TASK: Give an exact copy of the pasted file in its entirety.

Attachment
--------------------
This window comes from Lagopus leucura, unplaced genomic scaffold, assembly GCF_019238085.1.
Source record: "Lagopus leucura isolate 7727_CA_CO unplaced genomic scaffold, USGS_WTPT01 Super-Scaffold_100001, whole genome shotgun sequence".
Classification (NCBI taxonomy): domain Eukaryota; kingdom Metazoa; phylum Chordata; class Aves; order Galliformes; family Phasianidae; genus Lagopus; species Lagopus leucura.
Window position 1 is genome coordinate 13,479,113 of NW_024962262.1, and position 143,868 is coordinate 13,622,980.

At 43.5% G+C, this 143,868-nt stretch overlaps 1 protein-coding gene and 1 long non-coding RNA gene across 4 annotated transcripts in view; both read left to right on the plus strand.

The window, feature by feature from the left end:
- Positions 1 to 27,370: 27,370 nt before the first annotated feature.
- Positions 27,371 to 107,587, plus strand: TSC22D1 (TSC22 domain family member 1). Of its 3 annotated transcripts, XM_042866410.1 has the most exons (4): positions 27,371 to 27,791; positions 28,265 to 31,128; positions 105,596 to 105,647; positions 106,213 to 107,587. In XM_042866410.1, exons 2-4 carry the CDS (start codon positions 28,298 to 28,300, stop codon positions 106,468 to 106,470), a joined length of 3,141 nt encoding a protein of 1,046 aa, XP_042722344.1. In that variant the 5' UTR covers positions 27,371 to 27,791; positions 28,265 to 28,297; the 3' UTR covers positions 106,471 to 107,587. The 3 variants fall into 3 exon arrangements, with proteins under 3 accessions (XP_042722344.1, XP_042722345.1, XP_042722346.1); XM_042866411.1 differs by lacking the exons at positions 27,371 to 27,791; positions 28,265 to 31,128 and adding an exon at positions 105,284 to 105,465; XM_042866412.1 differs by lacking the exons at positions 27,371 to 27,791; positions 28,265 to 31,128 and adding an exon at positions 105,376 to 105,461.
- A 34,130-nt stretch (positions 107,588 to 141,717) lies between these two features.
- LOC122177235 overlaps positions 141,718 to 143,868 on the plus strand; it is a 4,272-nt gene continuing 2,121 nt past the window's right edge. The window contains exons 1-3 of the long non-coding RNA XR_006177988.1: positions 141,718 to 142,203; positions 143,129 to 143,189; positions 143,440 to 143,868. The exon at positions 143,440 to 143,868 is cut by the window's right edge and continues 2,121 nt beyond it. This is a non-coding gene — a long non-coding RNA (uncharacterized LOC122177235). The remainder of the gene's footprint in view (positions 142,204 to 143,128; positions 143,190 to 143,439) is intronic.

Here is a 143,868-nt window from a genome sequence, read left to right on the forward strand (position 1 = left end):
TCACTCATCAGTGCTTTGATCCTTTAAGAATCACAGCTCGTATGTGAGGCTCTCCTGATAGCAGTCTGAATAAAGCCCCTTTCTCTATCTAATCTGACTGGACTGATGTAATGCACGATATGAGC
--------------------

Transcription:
This window comes from Lagopus leucura, unplaced genomic scaffold, assembly GCF_019238085.1.
Source record: "Lagopus leucura isolate 7727_CA_CO unplaced genomic scaffold, USGS_WTPT01 Super-Scaffold_100001, whole genome shotgun sequence".
Classification (NCBI taxonomy): domain Eukaryota; kingdom Metazoa; phylum Chordata; class Aves; order Galliformes; family Phasianidae; genus Lagopus; species Lagopus leucura.
Window position 1 is genome coordinate 13,479,113 of NW_024962262.1, and position 143,868 is coordinate 13,622,980.

At 43.5% G+C, this 143,868-nt stretch overlaps 1 protein-coding gene and 1 long non-coding RNA gene across 4 annotated transcripts in view; both read left to right on the plus strand.

The window, feature by feature from the left end:
- Positions 1 to 27,370: 27,370 nt before the first annotated feature.
- Positions 27,371 to 107,587, plus strand: TSC22D1 (TSC22 domain family member 1). Of its 3 annotated transcripts, XM_042866410.1 has the most exons (4): positions 27,371 to 27,791; positions 28,265 to 31,128; positions 105,596 to 105,647; positions 106,213 to 107,587. In XM_042866410.1, exons 2-4 carry the CDS (start codon positions 28,298 to 28,300, stop codon positions 106,468 to 106,470), a joined length of 3,141 nt encoding a protein of 1,046 aa, XP_042722344.1. In that variant the 5' UTR covers positions 27,371 to 27,791; positions 28,265 to 28,297; the 3' UTR covers positions 106,471 to 107,587. The 3 variants fall into 3 exon arrangements, with proteins under 3 accessions (XP_042722344.1, XP_042722345.1, XP_042722346.1); XM_042866411.1 differs by lacking the exons at positions 27,371 to 27,791; positions 28,265 to 31,128 and adding an exon at positions 105,284 to 105,465; XM_042866412.1 differs by lacking the exons at positions 27,371 to 27,791; positions 28,265 to 31,128 and adding an exon at positions 105,376 to 105,461.
- A 34,130-nt stretch (positions 107,588 to 141,717) lies between these two features.
- LOC122177235 overlaps positions 141,718 to 143,868 on the plus strand; it is a 4,272-nt gene continuing 2,121 nt past the window's right edge. The window contains exons 1-3 of the long non-coding RNA XR_006177988.1: positions 141,718 to 142,203; positions 143,129 to 143,189; positions 143,440 to 143,868. The exon at positions 143,440 to 143,868 is cut by the window's right edge and continues 2,121 nt beyond it. This is a non-coding gene — a long non-coding RNA (uncharacterized LOC122177235). The remainder of the gene's footprint in view (positions 142,204 to 143,128; positions 143,190 to 143,439) is intronic.

Here is a 143,868-nt window from a genome sequence, read left to right on the forward strand (position 1 = left end):
TCACTCATCAGTGCTTTGATCCTTTAAGAATCACAGCTCGTATGTGAGGCTCTCCTGATAGCAGTCTGAATAAAGCCCCTTTCTCTATCTAATCTGACTGGACTGATGTAATGCACGATATGAGC